Why did George feel the need to state this on his death bed? These were his last known words, and must have been a thought of importance to Washington. Taphophobia, or the fear of being buried alive, may, in part, explain his final words.

The medical field advances constantly and surprises us every day with new knowledge of the human body. DNA testing, cancer screening, vaccines, bionic limbs… I could go on forever about how the world of medicine has evolved. Today, it’s hard to imagine life before these advances when something as simple as detecting death was not even clear cut.

Technological and medical advancements in the mid-20th century brought us machines that could detect even a very faint heartbeat – the surest sign of life – and, by that time, people were no longer as concerned with accidentally being pronounced dead. Certainly, after embalming became standard, people were even less worried about waking in the grave because one could not survive the embalming process.

In earlier centuries, however, being incorrectly pronounced dead and accidentally buried was a real possibility and a common fear.  George Washington wasn’t alone in taking precaution to ensure he was not buried prematurely.  Several historical figures, the best known being Edgar Allen Poe, were taphophobic, as were some other members of the Washington family.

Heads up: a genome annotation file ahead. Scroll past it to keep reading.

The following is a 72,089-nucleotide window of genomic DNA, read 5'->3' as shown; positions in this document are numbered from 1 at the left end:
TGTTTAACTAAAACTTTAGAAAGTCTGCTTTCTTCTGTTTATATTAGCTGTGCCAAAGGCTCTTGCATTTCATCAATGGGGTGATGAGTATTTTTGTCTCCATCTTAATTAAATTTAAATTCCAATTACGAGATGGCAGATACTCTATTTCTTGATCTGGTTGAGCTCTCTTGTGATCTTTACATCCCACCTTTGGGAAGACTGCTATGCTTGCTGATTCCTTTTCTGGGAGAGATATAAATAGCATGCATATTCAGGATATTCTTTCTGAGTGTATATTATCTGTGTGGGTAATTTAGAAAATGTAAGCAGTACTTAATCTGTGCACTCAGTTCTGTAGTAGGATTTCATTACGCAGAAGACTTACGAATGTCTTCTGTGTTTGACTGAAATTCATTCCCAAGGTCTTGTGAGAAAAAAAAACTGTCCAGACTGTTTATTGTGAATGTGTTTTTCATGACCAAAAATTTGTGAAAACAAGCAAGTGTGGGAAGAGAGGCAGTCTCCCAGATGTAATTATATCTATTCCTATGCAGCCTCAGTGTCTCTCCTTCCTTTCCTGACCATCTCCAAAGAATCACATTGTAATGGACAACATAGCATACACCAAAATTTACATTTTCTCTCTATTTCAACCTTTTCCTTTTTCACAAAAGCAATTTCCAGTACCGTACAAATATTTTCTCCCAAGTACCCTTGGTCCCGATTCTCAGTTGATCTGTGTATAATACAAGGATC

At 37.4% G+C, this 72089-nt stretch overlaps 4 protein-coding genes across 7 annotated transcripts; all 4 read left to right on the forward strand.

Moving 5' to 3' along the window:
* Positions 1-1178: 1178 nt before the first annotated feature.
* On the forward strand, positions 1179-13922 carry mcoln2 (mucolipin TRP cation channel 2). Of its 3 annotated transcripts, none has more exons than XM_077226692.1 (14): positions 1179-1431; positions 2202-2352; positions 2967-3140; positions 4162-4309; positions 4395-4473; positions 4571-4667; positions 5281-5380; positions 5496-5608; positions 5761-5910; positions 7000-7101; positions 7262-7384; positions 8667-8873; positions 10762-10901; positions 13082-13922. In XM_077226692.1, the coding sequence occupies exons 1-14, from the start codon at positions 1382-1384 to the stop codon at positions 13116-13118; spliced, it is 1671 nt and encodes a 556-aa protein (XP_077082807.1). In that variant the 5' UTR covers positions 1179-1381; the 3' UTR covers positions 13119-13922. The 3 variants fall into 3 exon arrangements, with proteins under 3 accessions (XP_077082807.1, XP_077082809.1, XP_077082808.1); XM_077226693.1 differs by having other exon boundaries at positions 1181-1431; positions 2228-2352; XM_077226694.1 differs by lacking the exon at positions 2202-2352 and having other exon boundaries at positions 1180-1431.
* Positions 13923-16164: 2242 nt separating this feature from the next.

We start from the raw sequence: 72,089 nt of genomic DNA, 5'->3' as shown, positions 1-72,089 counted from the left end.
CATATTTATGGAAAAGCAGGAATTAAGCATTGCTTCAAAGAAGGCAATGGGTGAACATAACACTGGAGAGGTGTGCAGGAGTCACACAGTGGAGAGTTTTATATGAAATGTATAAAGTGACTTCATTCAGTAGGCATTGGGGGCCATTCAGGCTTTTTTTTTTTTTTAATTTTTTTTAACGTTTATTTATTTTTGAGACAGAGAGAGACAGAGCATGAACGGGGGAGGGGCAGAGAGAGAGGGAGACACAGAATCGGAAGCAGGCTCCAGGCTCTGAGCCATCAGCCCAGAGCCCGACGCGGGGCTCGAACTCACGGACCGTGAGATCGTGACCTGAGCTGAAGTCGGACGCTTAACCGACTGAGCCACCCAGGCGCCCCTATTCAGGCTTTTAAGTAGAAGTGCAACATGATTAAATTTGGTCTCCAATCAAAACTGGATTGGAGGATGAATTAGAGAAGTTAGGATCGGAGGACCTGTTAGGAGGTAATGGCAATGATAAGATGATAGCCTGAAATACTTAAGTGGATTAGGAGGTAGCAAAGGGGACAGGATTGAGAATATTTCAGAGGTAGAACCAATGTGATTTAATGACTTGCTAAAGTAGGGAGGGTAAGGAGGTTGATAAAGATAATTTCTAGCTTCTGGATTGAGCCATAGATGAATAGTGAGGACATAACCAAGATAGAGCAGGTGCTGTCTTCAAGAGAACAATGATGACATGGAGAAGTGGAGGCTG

A Brief History of Being Buried Alive (Vivesepulture)

Have you heard the tale of Margorie McCall, whose tombstone in Lurgan, County Armagh in Northern Ireland reads “Margorie McCall, Lived Once, Buried Twice”?  As her story goes, in 1705, poor Margorie fell ill with fever (fever being a catch-all term for illnesses not yet identified). Her husband, a doctor, was sick with worry as many people during the time rapidly succumbed to now treatable ailments. When Margorie died, her husband, aware of how rampantly sickness could spread, had her buried quickly.

Margorie Mccall Gravestone

The gravestone of Margorie McCall in Lurgan, Northern Ireland. Credit: Charlie Hintz / cultofwierd.com

As soon as the dirt settled, grave robbers aware of Margorie’s wealth decided to loot her grave. She was buried with her wedding ring, which was of considerable value. The grave robbers could not pull off the ring due to swelling, so they used a knife and began to remove the finger. The moment she was cut, a confused Margorie awoke, presumably giving the grave robbers the fright of their lives. They fled, and she wandered back home to make a full recovery, have children, and outlive her husband.